It is not a secret that communities reliant on wildlife resources have limited livelihood opportunities due to biophysical constraints. Community development in their areas is primarily driven by proceeds from trophy hunting and head tax. One suggestion that can be tried to reduce reliance on wildlife resources is piloting high-value crops such as amaranth, quinoa, and chillies. These crops can provide alternative sources of income that can be used to purchase other sources of protein.

  • Empower communities to establish and run Wildlife Conservancy Trusts

Under the current wildlife management arrangements, the Rural District Council is the one that is vested with the appropriate authority (AA). Communities that manage wildlife resources under the Communal Area Management Program for Indigenous Resources (CAMPFIRE) are only recipients of disbursements from wildlife hunting. These disbursements are usually in local currency as opposed to the hard cash paid by the hunters. The RDCs may devolve the AA to the ward level through the establishment and strengthening of community Trusts. Although there is a fear of the unknown from losing revenue, the councils may still recoup money from the communities through land leases and management fees. Although this approach is iterative and requires intensive capacity building of community institutions, it allows the communities to manage their resources and appreciate the value of wildlife. Once communities see the benefits trickling in, they may adequately police their resources and reduce poaching.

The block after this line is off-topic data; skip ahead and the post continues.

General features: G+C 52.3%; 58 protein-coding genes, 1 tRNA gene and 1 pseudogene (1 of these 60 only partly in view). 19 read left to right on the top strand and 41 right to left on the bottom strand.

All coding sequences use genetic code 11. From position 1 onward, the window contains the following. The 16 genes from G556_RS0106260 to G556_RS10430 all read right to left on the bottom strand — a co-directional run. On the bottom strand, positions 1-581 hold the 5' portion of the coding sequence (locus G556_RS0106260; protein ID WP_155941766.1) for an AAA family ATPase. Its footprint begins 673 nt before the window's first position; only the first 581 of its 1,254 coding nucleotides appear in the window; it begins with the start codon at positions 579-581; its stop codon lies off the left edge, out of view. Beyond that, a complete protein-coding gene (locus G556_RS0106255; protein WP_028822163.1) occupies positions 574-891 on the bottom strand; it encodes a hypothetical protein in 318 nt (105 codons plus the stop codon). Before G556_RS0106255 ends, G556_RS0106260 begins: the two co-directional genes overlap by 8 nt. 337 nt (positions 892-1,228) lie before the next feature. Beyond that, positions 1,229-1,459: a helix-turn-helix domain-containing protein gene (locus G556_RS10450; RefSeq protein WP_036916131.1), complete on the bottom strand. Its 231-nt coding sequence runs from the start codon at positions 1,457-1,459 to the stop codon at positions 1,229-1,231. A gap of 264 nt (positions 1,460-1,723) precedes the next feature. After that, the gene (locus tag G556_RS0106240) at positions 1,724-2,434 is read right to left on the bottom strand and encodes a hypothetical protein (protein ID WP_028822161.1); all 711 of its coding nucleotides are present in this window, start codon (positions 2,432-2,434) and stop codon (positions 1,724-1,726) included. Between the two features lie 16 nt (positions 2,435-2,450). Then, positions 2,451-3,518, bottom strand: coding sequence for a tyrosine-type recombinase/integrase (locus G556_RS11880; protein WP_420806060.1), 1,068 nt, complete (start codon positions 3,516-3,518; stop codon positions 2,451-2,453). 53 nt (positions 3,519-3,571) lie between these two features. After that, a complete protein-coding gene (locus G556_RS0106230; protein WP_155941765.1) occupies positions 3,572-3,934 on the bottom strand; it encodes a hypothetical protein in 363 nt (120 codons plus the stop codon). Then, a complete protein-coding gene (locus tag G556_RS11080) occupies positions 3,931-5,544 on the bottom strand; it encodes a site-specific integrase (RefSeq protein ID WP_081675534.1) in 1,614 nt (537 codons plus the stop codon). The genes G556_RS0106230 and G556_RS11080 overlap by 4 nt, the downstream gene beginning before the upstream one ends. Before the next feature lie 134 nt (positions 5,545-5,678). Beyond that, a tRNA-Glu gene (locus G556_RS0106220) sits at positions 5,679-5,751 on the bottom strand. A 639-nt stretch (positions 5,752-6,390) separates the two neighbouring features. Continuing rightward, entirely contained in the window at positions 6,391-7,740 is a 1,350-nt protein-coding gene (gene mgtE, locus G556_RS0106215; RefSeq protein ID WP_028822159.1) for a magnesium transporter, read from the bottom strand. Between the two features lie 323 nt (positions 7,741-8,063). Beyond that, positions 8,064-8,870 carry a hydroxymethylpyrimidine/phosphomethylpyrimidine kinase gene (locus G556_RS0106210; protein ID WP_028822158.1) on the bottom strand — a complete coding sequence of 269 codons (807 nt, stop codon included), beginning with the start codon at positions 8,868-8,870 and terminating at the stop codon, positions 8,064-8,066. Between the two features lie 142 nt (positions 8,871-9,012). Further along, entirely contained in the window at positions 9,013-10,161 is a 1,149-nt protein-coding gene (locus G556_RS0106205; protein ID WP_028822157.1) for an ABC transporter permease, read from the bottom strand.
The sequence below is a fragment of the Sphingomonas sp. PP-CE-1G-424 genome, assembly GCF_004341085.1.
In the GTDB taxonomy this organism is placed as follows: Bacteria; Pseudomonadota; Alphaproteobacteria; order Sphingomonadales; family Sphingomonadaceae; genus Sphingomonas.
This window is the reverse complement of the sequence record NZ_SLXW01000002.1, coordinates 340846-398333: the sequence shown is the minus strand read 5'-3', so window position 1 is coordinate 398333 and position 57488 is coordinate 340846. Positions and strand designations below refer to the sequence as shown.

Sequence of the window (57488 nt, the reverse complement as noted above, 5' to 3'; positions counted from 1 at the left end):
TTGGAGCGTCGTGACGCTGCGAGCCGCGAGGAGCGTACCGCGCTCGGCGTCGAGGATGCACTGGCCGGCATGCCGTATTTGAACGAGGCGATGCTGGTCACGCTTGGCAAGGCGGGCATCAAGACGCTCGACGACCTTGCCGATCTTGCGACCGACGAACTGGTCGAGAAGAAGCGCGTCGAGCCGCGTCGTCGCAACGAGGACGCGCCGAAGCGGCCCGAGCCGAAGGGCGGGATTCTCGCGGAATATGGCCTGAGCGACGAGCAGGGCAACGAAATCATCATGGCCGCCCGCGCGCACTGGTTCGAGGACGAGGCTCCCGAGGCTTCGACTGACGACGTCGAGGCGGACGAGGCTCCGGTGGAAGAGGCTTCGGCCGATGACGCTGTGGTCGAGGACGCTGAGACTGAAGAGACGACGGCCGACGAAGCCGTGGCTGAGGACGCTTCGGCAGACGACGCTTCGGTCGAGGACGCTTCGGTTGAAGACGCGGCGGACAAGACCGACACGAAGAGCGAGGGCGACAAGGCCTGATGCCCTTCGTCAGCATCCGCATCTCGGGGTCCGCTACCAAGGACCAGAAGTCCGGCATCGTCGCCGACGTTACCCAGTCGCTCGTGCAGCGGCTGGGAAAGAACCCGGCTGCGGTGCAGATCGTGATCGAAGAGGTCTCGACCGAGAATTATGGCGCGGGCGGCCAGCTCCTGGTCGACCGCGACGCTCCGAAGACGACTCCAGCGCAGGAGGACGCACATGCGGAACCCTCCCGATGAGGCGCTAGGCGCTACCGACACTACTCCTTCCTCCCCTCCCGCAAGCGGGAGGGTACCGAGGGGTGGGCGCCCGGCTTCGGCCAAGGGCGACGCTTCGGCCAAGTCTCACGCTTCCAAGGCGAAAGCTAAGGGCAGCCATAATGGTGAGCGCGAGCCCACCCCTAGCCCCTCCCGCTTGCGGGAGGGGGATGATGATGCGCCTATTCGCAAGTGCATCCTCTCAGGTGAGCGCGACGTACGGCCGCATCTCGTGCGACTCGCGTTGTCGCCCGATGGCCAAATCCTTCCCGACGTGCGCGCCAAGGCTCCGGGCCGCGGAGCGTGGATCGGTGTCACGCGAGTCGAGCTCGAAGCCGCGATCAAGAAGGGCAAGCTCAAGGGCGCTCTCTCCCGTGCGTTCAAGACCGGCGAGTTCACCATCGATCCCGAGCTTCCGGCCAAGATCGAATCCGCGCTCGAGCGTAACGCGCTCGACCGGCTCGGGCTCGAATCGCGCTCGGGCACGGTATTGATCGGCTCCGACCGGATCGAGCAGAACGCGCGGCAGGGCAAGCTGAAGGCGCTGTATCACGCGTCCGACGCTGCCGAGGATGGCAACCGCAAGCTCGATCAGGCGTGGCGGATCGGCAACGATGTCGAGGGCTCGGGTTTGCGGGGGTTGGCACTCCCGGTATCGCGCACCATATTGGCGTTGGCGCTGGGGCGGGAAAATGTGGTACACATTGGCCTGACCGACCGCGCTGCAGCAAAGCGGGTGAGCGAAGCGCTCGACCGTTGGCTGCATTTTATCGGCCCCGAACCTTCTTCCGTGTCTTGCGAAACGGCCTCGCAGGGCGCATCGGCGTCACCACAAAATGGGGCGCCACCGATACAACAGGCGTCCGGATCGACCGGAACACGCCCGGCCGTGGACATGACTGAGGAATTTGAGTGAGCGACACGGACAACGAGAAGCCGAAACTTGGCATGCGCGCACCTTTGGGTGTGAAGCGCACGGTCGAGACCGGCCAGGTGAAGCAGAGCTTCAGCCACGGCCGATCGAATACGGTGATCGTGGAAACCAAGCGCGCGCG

• Raise awareness on the importance of wildlife for community development

Stakeholders can also raise awareness of the importance of wildlife in their community development initiatives. The awareness can also touch on why poaching is terrible for the communities and the resultant effects. This is important because most service delivery issues such as repairing roads, building classrooms and clinics in wildlife reliant communities are funded by proceeds from wildlife sales/trophy hunting. Once communities begin to realise this intricate interlinkage, it may dissuade them from subsistence poaching. Strategies that may be used include establishing or strengthening environmental health clubs in schools. Children can then be empowered as ambassadors to raise awareness and educate their parents on the importance of wildlife.

The conversation continues-watch out for my next blog.